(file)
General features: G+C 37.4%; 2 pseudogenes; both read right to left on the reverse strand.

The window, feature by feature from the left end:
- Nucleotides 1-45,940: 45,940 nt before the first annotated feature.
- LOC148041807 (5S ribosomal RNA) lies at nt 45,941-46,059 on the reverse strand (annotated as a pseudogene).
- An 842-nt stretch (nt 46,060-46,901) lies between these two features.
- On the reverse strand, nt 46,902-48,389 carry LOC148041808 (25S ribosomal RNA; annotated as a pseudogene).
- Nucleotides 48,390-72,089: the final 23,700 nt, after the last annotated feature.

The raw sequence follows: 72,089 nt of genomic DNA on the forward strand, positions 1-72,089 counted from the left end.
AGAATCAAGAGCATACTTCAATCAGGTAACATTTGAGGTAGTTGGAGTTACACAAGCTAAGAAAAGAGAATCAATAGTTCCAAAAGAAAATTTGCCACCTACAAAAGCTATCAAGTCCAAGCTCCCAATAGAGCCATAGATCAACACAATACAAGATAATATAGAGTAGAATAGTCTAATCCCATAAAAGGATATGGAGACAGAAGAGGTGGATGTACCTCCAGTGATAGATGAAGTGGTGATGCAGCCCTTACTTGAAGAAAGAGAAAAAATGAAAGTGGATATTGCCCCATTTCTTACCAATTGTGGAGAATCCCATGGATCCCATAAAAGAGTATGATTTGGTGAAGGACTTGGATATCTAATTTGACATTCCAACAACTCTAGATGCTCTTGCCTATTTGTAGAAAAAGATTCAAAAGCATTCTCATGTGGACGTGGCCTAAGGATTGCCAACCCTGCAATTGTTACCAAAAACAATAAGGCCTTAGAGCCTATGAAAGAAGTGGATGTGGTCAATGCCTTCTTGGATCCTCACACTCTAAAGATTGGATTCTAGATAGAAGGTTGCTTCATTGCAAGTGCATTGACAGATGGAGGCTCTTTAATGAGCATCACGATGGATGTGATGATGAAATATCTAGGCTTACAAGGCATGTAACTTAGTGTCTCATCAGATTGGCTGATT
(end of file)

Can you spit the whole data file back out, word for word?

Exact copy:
General features: G+C 37.4%; 2 pseudogenes; both read right to left on the reverse strand.

The window, feature by feature from the left end:
- Nucleotides 1-45,940: 45,940 nt before the first annotated feature.
- LOC148041807 (5S ribosomal RNA) lies at nt 45,941-46,059 on the reverse strand (annotated as a pseudogene).
- An 842-nt stretch (nt 46,060-46,901) lies between these two features.
- On the reverse strand, nt 46,902-48,389 carry LOC148041808 (25S ribosomal RNA; annotated as a pseudogene).
- Nucleotides 48,390-72,089: the final 23,700 nt, after the last annotated feature.

The raw sequence follows: 72,089 nt of genomic DNA on the forward strand, positions 1-72,089 counted from the left end.
AGAATCAAGAGCATACTTCAATCAGGTAACATTTGAGGTAGTTGGAGTTACACAAGCTAAGAAAAGAGAATCAATAGTTCCAAAAGAAAATTTGCCACCTACAAAAGCTATCAAGTCCAAGCTCCCAATAGAGCCATAGATCAACACAATACAAGATAATATAGAGTAGAATAGTCTAATCCCATAAAAGGATATGGAGACAGAAGAGGTGGATGTACCTCCAGTGATAGATGAAGTGGTGATGCAGCCCTTACTTGAAGAAAGAGAAAAAATGAAAGTGGATATTGCCCCATTTCTTACCAATTGTGGAGAATCCCATGGATCCCATAAAAGAGTATGATTTGGTGAAGGACTTGGATATCTAATTTGACATTCCAACAACTCTAGATGCTCTTGCCTATTTGTAGAAAAAGATTCAAAAGCATTCTCATGTGGACGTGGCCTAAGGATTGCCAACCCTGCAATTGTTACCAAAAACAATAAGGCCTTAGAGCCTATGAAAGAAGTGGATGTGGTCAATGCCTTCTTGGATCCTCACACTCTAAAGATTGGATTCTAGATAGAAGGTTGCTTCATTGCAAGTGCATTGACAGATGGAGGCTCTTTAATGAGCATCACGATGGATGTGATGATGAAATATCTAGGCTTACAAGGCATGTAACTTAGTGTCTCATCAGATTGGCTGATT